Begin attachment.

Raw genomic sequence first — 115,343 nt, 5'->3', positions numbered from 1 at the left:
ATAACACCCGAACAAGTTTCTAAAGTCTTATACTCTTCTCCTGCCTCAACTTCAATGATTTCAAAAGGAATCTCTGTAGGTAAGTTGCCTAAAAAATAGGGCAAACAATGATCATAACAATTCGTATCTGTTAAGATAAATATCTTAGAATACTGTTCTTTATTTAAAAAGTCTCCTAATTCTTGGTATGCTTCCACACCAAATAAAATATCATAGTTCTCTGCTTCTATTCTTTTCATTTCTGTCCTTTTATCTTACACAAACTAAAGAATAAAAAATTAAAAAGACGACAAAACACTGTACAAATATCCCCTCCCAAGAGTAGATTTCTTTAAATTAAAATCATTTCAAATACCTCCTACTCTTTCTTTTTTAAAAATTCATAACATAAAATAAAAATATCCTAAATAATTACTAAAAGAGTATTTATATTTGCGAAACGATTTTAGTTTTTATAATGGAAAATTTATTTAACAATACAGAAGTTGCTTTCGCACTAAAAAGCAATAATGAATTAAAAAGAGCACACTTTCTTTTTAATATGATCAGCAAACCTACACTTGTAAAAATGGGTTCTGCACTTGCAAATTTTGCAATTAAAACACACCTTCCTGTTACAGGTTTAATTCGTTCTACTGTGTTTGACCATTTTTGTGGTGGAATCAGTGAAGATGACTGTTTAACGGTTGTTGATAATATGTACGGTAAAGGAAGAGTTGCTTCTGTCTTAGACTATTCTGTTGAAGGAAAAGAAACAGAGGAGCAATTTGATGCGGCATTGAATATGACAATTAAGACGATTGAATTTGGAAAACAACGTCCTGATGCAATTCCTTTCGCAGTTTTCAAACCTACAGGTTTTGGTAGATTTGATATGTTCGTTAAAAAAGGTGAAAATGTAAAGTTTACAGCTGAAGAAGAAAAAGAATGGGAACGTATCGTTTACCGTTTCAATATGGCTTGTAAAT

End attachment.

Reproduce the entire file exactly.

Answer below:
Raw genomic sequence first — 115,343 nt, 5'->3', positions numbered from 1 at the left:
ATAACACCCGAACAAGTTTCTAAAGTCTTATACTCTTCTCCTGCCTCAACTTCAATGATTTCAAAAGGAATCTCTGTAGGTAAGTTGCCTAAAAAATAGGGCAAACAATGATCATAACAATTCGTATCTGTTAAGATAAATATCTTAGAATACTGTTCTTTATTTAAAAAGTCTCCTAATTCTTGGTATGCTTCCACACCAAATAAAATATCATAGTTCTCTGCTTCTATTCTTTTCATTTCTGTCCTTTTATCTTACACAAACTAAAGAATAAAAAATTAAAAAGACGACAAAACACTGTACAAATATCCCCTCCCAAGAGTAGATTTCTTTAAATTAAAATCATTTCAAATACCTCCTACTCTTTCTTTTTTAAAAATTCATAACATAAAATAAAAATATCCTAAATAATTACTAAAAGAGTATTTATATTTGCGAAACGATTTTAGTTTTTATAATGGAAAATTTATTTAACAATACAGAAGTTGCTTTCGCACTAAAAAGCAATAATGAATTAAAAAGAGCACACTTTCTTTTTAATATGATCAGCAAACCTACACTTGTAAAAATGGGTTCTGCACTTGCAAATTTTGCAATTAAAACACACCTTCCTGTTACAGGTTTAATTCGTTCTACTGTGTTTGACCATTTTTGTGGTGGAATCAGTGAAGATGACTGTTTAACGGTTGTTGATAATATGTACGGTAAAGGAAGAGTTGCTTCTGTCTTAGACTATTCTGTTGAAGGAAAAGAAACAGAGGAGCAATTTGATGCGGCATTGAATATGACAATTAAGACGATTGAATTTGGAAAACAACGTCCTGATGCAATTCCTTTCGCAGTTTTCAAACCTACAGGTTTTGGTAGATTTGATATGTTCGTTAAAAAAGGTGAAAATGTAAAGTTTACAGCTGAAGAAGAAAAAGAATGGGAACGTATCGTTTACCGTTTCAATATGGCTTGTAAAT